MONDAY 10 MAY (Week 19)
Allan Stewart picked me up at 0425 hours – a TAWNY OWL was calling from the wood adjacent to my house. We were about to endeavour on a trip to North Lincolnshire, where an ORIENTAL PRATINCOLE had been seen the previous evening. It was a fairly bright day, with temperatures slightly improved than of late – at 12 degrees C.
FRAMPTON MARSH RSPB (NORTH LINCOLNSHIRE)
We arrived on site at 0640 hours. Walking out to the hides was brightened up by several singing male CORN BUNTINGS, Reed Buntings, Skylarks and Linnets and after a good 15 minute walk, we eventually pitched up in the East Hide.
There was an excellent selection of bird species on offer but the target bird had not been seen since dawn – and there were about 15 people looking.
Amongst the more common fare were Great Crested Grebe, Greylag Geese, Common Shelduck, Teal, Gadwall, Shoveler, Tufted Duck, Wigeon (pair), Coot, Moorhen, Lapwing, Common Redshank, Ringed Plover, Common Tern, Stock Dove, Common Swift, Meadow Pipit, Western Reed Warbler and Sedge Warbler.
More interesting were 1 Little Egret, 7 DARK-BELLIED BRENT GEESE, 9 Dunlin, 5 Ruff including some beautiful males, numerous Pied Avocets, Ringed Plovers, 2 pairs of Little Ringed Plovers, a pair of Oystercatchers, Black-tailed Godwits, a winter-plumaged Red Knot, 2 WHIMBREL and my first CURLEW SANDPIPERS of the year – 3 summer-plumaged adults.
Three first-summer LITTLE GULLS were on the main lagoon, along with 2 immature Herring Gulls, 2 male YELLOW WAGTAILS and up to 8 NORTHERN WHEATEARS.
We had been in the hide a good hour scanning around when suddenly I heard a shout – someone had located the ORIENTAL PRATINCOLE. Remarkably, it was in exactly the same place as the evening before, roosting in the grass perhaps 50 yards from the East Hide where we had been sat. It was very difficult to see and was best observed from the footpath.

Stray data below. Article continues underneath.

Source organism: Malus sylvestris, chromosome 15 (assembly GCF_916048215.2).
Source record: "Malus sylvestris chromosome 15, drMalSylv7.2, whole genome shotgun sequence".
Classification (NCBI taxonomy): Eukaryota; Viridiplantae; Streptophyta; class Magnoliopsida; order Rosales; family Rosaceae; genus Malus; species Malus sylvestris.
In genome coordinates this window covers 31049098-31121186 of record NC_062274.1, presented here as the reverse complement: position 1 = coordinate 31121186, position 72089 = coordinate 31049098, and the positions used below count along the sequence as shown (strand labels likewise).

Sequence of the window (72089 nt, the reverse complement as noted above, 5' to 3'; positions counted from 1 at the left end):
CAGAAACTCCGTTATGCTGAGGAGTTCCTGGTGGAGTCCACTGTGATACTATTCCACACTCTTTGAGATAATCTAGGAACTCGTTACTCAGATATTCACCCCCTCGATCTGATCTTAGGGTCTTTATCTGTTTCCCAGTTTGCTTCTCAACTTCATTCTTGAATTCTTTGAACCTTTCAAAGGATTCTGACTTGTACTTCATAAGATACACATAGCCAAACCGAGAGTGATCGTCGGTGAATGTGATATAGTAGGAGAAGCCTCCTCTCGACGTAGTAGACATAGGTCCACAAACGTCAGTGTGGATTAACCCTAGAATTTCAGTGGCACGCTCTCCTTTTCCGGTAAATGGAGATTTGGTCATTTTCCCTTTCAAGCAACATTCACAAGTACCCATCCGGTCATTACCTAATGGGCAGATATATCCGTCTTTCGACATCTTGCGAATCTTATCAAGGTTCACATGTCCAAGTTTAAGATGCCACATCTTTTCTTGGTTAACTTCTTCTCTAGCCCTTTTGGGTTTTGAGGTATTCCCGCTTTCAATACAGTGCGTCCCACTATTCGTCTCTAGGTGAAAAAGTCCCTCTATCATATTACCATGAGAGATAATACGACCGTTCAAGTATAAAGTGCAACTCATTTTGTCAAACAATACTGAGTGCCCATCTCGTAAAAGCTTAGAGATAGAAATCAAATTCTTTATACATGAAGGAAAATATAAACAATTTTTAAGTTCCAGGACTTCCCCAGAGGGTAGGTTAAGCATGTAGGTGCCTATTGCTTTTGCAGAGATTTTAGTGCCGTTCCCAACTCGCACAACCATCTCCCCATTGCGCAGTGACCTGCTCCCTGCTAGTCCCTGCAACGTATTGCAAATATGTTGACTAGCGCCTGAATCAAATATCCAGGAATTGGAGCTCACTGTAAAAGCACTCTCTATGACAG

We gradually worked out the best position from where to observe the bird, in the best light, and we were lucky that it flew and landed much, much closer – perhaps just 50 yards away. The views were excellent allowing all of the salient features to be noted – the very short tail feathers and the little or no white in the trailing edge. The underwing was very rusty, with warm brown on the breast, the creamy-buff throat patch bordered by the black and the reddish base to the bill. It was seen in flight on several occasions and on occasions, running about the ground and flycatching. It was under constant observation from 0750 to 0835 hours.
It represented my 265th species of the year and my first Oriental Pratincole in Lincolnshire. It also represented only the 4th Oriental Pratincole for Britain -:
1981 Suffolk/Essex Dunwich Beach Pools, first-summer, 22nd June to 8th July; same, moulting to adult, Old Hall Marshes, Essex, about 6th August to about 11th October (British Birds 82: 521; 86: 115-120, plates 20-22; Ibis 133: 218).
1988 Kent Harty, 21st or 22nd June to 3rd September, presumed same, Elmley, 4th, 14th, 25th, 30th September to 3rd October (British Birds 82: 521; Birding World 1: 359-360; Ibis 133: 218).
1993 Norfolk Gimingham, adult, 14th May to 3rd June, same, Weybourne, 3rd, Blakeney Point, 4th, Burnham Norton, 5th to 21st, 13th July to 13th August, Titchwell and Thornham, 14th to 17th (British Birds 87: 522, 523, plates 129-130; Birding World 6: 192-193).
1993 East Sussex Pevensey Levels, 29th to 30th August (British Birds 88: 509) (same as above)
1993 Suffolk Havergate Island, 4, 19th September (British Birds 88: 509).(same individual as above)
2009 West Sussex Pagham Harbour North Wall, 28th-29th May (British Birds 103: 582, plates 273 & 315)
2009 Kent Dungeness, 3rd June (same bird as in West Sussex) (British Birds 103: 582)
As we walked back to the car, we added Common Whitethroat (10+), Yellowhammer, Sparrowhawk (male) and Red-legged Partridge (pair) to the day-list, whilst in the Kirton area nearby, Jay, Mistle Thrush, House Sparrow, Greenfinch and Goldfinch were added.